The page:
Back (in Time) to School

by Erin Feith, Research Assistant, and Sally Capone, Publicity Coordinator
September 27, 2022

Between the 1868 (top) and 1887 (bottom) atlases of Morris County, the school changed from No. 5 to No. 85.

Located at the intersection of routes 10 and 202 in Parsippany-Troy Hills, the Old Littleton Schoolhouse has been in session for over two hundred years.  Since its construction in 1796, the one-room wooden building has assumed a variety of roles, witnessing more than a few changes to its surroundings and adapting with the Parsippany-Troy Hills landscape.

Parsippany-Troy Hill’s first school, Brown’s School, was opened around 1763. However, when profitable iron forges led to population growth in the decades following the Revolution, the thriving community needed a second school and selected a location on well-traveled Littleton Road to build it. With log walls and sheep skin window coverings, the schoolhouse provided its pupils with lessons in reading, writing, and arithmetic. The curriculum shifted its focus to a fourth “R” of religion in 1810 under the guidance of Mrs. Silas Condict and Mrs. William Lee when the Old Littleton Schoolhouse became the Union Bible School. An interdenominational Sunday school, students were challenged to read one thousand scripture verses for the prize of a Bible.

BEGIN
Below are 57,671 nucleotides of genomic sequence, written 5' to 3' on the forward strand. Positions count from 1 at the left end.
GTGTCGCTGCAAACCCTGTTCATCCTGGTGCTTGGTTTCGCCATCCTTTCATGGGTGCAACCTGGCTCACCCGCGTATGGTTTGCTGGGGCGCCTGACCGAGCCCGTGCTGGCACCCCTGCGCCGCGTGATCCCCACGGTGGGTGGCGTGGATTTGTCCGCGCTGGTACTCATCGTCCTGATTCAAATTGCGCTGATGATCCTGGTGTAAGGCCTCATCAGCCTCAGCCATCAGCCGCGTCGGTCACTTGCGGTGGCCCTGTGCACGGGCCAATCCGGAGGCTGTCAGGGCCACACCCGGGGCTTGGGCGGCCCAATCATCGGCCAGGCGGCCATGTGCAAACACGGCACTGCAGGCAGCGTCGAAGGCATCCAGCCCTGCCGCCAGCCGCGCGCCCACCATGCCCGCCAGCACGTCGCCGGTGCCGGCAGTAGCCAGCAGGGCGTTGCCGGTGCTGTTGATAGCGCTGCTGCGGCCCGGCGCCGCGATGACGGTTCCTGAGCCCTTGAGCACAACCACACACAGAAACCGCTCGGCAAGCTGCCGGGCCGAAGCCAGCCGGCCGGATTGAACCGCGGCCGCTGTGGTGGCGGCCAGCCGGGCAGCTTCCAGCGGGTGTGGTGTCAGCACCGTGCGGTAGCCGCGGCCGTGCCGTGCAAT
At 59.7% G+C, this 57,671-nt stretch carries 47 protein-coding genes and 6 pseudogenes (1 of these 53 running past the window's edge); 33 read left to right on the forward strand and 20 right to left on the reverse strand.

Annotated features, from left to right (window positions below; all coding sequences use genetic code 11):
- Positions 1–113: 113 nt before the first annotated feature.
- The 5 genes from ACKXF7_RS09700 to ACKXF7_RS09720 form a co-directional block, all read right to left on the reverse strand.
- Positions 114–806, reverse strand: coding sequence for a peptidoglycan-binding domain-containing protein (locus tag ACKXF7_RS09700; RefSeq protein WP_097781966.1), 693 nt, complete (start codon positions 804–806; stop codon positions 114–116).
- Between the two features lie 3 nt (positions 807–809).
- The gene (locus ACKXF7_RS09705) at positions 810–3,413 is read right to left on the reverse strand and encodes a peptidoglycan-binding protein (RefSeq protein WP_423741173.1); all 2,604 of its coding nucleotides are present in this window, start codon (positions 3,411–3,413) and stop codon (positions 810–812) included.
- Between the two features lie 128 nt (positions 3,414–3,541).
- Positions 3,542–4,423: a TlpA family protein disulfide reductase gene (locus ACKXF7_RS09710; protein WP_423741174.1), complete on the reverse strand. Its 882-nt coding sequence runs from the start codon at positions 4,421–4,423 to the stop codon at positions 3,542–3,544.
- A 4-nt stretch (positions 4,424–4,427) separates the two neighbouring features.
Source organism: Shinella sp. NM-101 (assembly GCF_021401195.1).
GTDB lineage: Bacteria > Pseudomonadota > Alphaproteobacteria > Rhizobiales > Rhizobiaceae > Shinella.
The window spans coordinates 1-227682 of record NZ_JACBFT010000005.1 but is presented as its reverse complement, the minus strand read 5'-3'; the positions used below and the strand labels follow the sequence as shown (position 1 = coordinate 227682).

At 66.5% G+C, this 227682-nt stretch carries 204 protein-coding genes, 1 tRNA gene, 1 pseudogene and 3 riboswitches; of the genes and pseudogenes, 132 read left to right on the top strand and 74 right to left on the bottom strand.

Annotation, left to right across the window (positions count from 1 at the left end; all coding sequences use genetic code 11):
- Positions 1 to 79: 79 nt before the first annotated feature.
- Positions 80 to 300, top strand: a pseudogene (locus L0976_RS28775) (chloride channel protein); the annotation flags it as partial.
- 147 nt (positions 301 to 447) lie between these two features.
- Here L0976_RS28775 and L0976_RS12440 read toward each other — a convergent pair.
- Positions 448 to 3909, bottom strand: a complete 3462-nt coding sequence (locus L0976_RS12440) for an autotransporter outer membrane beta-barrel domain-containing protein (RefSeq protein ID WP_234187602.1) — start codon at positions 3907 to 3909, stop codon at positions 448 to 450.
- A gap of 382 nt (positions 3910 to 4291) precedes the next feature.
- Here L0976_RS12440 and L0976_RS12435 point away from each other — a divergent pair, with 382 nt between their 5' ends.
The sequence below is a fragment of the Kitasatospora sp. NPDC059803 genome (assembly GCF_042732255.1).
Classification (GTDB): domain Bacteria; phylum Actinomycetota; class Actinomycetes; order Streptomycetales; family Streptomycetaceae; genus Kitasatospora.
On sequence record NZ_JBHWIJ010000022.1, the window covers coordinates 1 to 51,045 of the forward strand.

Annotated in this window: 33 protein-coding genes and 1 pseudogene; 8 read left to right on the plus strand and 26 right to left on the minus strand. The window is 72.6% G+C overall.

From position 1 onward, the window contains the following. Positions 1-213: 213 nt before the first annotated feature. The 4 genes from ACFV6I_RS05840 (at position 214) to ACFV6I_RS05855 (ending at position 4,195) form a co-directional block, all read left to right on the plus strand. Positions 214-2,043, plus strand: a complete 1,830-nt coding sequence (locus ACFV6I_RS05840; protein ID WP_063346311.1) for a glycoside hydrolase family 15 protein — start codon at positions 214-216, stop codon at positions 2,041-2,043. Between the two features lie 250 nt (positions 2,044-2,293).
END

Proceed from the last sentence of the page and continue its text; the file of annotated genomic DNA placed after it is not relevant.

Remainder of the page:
By the mid-19th century, the area’s success in another industry, dairy farming, led to new developments for the Old Littleton Schoolhouse, which came under the Hanover Board of Education in 1872. Subsequently, it became known as Township Public School Number 5 (later Number 85). Fifty years later, change came again. With many attracted to the area’s natural landscape following World War I and the incorporation of Parsippany-Troy Hills in 1928, larger schools began to replace smaller ones that the community had outgrown, and the Old Littleton School took on a new life as chapel for the Littleton Baptist Church. Leased to the Township in 2000 and restored with taxpayer funds courtesy of the Morris County Historic Preservation Trust Fund, it now operates as a museum, highlighting local history. In this way, the Old Littleton Schoolhouse continues its service to the Parsippany-Troy Hills community, past and present.

For more information visit Parsippany Historical & Preservation Society’s website: